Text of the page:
Religious liberty and freedom (as a classical human
right) are protected by national and international legal instruments; the
religious liberty aspirations are reflected in a number of national
constitutions and international declarations and provisions. On the other hand, the international
provisions as Article 9 of the ECHR establish general principles
of religious liberty, while at the same time leave national states an autonomy
to decide how these principles should be integrated into domestic law.
as the definition of religious liberty, "the most precious of all human
rights" as called by Arcot Krishnaswami (a special
reporter of the sub-commission on Prevention of Discrimination and Protection
of Minorities) is concerned, within the ideology of liberalism, as explained by
Wolfe, liberalism calls for freedom from religion and demands
freedom for religion. By the freedom from religion,
people should be untied from the closed-mindedness that is likely imposed by
superstition and dogma, while by the freedom for religion,
everyone should have the right to choose and practice a religion voluntarily. "No
matter how much liberals may want to ensure that every person thinks for
himself, they have to make room for a believer who, in thinking for himself,
John Locke, in his Letter Concerning Toleration – one of
the classics of liberal political thought - wrote: "neither pagan, nor
Mahometan, nor Jew, ought to be excluded from civil rights of the commonwealth
because of his religion".
Within the practice of
ECHR, religion is defined as a vital element of the identity and conception of
life, whereas the religious freedom is emphasized as part of promotion of
However, up to date, neither the Commission, nor the
Court did not provide with a specific definition of religion.The article 9
(ECHR) introducing the terms "through, conscience and religion"
stands for a wide scope of application, though, in practice, when it comes to
the law – cases, as a rule, a much narrower application is being practiced.
Witte underlines that "defining religion is probably the most difficult
exercise in crafting a theory and drafting on religious rights. No universal
definition can readily embrace today’s religious heterogeneous world. No bright
line tests can readily resolve all penumbral cases. It is not always easy to
distinguish between legal and non-legal norms, genuine and spurious religious
A number of differential rationales for freedom of religion and
belief and the adapted conceptions give a way to different interpretations of the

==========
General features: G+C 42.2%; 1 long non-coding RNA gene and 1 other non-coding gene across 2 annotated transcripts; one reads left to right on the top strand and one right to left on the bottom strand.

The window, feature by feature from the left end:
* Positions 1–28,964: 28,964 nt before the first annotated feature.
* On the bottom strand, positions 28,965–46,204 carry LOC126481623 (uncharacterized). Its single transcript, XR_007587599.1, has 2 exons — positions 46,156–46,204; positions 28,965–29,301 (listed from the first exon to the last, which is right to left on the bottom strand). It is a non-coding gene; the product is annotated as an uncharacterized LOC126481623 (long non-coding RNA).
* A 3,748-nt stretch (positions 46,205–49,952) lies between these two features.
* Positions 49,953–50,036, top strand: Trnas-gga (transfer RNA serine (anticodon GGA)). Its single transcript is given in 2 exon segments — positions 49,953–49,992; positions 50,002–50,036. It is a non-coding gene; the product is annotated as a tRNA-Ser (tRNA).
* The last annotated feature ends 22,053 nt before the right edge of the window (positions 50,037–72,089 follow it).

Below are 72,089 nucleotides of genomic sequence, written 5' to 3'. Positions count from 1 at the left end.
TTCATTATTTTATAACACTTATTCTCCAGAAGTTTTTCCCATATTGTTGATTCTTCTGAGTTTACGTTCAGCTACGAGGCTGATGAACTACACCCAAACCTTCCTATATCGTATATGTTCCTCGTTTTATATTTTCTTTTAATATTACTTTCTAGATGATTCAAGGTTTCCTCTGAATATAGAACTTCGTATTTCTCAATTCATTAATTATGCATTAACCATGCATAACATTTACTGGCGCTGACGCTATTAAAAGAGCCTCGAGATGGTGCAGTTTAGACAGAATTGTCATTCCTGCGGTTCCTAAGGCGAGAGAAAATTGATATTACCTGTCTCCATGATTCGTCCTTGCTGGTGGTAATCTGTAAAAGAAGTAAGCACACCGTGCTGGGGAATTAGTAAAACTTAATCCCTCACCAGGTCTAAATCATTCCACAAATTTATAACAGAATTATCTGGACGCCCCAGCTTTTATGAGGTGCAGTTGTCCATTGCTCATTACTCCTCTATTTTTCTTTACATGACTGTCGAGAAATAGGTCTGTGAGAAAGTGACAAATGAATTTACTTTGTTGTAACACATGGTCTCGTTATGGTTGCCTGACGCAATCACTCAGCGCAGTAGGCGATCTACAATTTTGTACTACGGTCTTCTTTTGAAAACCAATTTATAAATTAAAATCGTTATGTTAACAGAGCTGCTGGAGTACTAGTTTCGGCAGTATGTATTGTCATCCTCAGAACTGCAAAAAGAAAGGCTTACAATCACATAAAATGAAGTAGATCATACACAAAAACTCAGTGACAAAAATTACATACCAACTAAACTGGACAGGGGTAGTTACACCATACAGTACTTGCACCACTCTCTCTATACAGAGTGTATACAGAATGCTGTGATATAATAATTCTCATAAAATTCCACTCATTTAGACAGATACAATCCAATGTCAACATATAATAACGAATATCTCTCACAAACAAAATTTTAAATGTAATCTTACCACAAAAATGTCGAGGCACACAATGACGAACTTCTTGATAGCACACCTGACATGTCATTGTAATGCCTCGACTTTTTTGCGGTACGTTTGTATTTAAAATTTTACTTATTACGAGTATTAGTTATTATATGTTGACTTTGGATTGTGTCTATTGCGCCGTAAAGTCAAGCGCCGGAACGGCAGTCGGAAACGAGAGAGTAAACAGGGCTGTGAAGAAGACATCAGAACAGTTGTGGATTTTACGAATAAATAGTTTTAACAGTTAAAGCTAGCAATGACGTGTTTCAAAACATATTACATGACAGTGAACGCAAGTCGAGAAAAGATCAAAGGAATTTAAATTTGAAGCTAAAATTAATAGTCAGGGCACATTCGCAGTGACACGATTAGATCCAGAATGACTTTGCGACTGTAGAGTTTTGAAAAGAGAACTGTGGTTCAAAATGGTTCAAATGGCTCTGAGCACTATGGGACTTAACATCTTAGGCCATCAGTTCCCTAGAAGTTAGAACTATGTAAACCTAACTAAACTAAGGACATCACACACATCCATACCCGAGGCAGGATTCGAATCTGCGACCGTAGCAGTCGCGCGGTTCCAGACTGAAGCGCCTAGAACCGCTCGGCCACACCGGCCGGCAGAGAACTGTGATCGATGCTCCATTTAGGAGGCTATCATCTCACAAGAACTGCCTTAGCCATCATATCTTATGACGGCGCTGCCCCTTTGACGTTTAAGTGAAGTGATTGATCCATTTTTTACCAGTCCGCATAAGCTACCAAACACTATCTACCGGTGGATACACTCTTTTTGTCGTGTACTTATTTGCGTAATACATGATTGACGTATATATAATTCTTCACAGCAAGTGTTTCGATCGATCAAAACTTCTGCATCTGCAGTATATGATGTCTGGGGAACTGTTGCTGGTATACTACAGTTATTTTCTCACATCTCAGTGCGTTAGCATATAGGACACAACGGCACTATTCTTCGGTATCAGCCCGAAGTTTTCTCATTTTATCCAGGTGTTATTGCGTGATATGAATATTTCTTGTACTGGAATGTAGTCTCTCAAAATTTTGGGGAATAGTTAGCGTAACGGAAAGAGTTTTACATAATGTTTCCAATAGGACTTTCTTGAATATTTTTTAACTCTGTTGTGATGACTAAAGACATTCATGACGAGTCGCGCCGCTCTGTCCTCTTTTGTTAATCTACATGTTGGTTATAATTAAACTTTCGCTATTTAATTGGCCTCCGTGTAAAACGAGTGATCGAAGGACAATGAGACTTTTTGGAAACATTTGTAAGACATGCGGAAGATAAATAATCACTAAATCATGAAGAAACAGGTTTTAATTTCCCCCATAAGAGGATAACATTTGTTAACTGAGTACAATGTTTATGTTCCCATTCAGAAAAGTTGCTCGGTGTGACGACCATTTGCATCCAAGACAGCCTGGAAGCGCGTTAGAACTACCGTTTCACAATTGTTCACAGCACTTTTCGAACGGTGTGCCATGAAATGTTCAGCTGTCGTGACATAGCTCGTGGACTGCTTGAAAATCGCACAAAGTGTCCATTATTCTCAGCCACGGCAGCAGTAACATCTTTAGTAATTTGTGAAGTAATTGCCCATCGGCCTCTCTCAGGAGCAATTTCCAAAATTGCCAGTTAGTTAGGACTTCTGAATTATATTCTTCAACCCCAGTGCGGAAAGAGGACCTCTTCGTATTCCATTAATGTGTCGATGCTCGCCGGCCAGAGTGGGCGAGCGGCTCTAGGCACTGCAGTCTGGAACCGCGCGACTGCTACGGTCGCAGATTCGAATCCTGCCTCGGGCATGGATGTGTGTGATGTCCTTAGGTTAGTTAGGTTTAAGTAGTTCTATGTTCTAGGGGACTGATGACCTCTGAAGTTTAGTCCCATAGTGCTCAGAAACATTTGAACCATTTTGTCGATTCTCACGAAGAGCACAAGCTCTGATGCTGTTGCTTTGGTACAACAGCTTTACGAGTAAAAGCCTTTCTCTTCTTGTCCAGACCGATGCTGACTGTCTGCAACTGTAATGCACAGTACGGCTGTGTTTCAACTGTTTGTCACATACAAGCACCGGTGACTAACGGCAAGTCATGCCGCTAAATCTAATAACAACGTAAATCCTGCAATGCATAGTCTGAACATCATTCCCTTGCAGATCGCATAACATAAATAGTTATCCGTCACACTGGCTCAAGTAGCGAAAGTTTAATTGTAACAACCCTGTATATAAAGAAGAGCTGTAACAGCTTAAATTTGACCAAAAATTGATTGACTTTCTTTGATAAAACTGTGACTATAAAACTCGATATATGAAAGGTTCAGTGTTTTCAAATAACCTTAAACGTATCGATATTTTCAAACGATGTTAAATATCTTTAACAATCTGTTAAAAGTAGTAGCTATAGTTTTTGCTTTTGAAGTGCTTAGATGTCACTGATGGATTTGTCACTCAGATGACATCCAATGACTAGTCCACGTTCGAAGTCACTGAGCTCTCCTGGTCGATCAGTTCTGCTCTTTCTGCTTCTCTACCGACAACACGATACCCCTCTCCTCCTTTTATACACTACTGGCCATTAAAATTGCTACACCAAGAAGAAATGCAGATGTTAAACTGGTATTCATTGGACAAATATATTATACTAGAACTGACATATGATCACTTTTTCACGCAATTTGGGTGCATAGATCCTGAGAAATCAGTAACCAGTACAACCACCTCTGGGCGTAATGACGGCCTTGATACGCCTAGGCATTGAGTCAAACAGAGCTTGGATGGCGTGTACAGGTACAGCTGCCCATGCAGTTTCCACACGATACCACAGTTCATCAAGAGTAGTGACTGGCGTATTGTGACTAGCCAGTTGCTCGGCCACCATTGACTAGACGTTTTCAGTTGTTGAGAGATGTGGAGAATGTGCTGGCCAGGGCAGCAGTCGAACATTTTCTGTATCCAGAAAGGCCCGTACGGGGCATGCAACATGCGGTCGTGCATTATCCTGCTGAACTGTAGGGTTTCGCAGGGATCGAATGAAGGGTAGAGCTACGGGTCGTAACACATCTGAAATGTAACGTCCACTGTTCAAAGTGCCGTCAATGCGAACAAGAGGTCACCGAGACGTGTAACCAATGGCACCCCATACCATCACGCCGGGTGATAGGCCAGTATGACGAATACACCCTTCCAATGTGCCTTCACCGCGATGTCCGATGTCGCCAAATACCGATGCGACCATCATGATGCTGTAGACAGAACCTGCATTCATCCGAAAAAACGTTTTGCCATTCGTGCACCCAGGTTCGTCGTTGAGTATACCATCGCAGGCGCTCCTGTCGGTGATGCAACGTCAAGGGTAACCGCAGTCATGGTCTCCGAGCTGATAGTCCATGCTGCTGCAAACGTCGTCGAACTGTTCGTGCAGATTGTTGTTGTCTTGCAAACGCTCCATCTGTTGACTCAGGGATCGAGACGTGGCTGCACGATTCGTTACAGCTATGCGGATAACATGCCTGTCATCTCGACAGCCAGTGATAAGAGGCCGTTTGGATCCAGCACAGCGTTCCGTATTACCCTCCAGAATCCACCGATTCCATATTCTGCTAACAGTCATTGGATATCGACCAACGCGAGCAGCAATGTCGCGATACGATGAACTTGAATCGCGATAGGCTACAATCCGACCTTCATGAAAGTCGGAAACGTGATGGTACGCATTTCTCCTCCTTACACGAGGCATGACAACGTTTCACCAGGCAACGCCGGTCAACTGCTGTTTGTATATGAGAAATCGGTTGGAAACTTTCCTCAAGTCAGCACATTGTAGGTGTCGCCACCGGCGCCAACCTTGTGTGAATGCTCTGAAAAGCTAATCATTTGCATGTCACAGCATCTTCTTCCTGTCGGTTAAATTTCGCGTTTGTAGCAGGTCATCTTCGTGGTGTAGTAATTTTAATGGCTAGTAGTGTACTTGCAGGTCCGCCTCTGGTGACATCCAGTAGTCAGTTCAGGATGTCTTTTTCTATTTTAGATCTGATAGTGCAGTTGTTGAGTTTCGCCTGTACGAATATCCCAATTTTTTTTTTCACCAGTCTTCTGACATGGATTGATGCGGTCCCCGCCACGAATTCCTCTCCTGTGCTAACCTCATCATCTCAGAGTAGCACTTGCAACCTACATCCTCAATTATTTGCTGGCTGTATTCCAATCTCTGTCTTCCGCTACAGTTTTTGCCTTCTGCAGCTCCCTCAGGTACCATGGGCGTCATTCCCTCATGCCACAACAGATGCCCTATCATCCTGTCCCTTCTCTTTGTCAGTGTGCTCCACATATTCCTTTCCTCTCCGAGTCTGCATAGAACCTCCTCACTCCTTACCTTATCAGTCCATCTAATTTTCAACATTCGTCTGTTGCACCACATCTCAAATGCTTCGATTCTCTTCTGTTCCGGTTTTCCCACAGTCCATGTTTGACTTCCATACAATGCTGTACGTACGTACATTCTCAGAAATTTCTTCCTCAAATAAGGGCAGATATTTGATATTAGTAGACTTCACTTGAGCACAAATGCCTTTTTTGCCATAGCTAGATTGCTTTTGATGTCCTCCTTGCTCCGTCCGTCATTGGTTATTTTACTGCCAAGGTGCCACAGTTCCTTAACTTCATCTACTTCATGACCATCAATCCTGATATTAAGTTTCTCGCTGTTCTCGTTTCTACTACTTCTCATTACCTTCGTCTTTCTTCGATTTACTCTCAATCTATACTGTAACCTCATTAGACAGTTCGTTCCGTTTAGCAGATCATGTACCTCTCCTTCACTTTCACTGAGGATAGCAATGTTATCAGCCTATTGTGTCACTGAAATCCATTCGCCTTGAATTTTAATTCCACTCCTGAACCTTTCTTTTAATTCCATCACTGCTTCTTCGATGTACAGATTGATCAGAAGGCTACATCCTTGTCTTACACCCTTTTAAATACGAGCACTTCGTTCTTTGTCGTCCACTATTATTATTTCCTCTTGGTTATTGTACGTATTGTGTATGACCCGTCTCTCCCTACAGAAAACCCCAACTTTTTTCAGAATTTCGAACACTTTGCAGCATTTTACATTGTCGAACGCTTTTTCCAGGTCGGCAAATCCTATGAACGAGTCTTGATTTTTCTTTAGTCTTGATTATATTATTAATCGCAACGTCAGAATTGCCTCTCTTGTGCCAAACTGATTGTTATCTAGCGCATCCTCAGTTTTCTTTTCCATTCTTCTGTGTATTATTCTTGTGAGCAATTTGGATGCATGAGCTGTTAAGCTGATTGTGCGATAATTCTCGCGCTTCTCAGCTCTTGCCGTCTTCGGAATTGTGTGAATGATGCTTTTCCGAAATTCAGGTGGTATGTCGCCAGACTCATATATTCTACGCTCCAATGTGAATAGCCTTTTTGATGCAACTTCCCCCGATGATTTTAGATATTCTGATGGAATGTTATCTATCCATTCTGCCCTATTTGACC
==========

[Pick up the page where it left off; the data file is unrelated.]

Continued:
scope and the importance of freedom. Besides, religious freedom working in
practice might differ considerably due to the differing conceptions people
have. On the other hand, it is indeed important to distinguish the definitions
drawn by scholars and the institutional ones.
Although religious freedom is one
of the "oldest claims" , until 1993 there were few cases undertaken
by ECHR under the Article 9. For instance, in prisons, conflicts between
respect for belief and contractual duties in employment are the most common
treated issues while fairly few cases dealt with collective manifestation of
belief. "In more recent years, however, the Court has been called
upon to address the scope and content of Article 9 in an increasing number of
key cases involving matters as diverse as proselytism, refusals to grant
authorisation for places of worship or registration for religious bodies, and
prohibitions on the wearing of religious symbols in public places". The
above described dynamics reveal a controversy: in the ever secularized Europe
we meet the increasing trends and cases of religious discrimination and
When it comes to speak about
religious discrimination and intolerance, inevitably and unfortunately, though,
once again, we have to refer to the Muslim case….In the yearly reports of
2011-2012, ENAR (the European Network Against Racism) confirms
a widespread Islamophobia, that is prevalent in all sections of the European
societies, specifically in employment, education and access to goods and
services. Furthermore, as observed by T. Hammarberg: "European
countries appear to face another crisis beyond budget deficits – the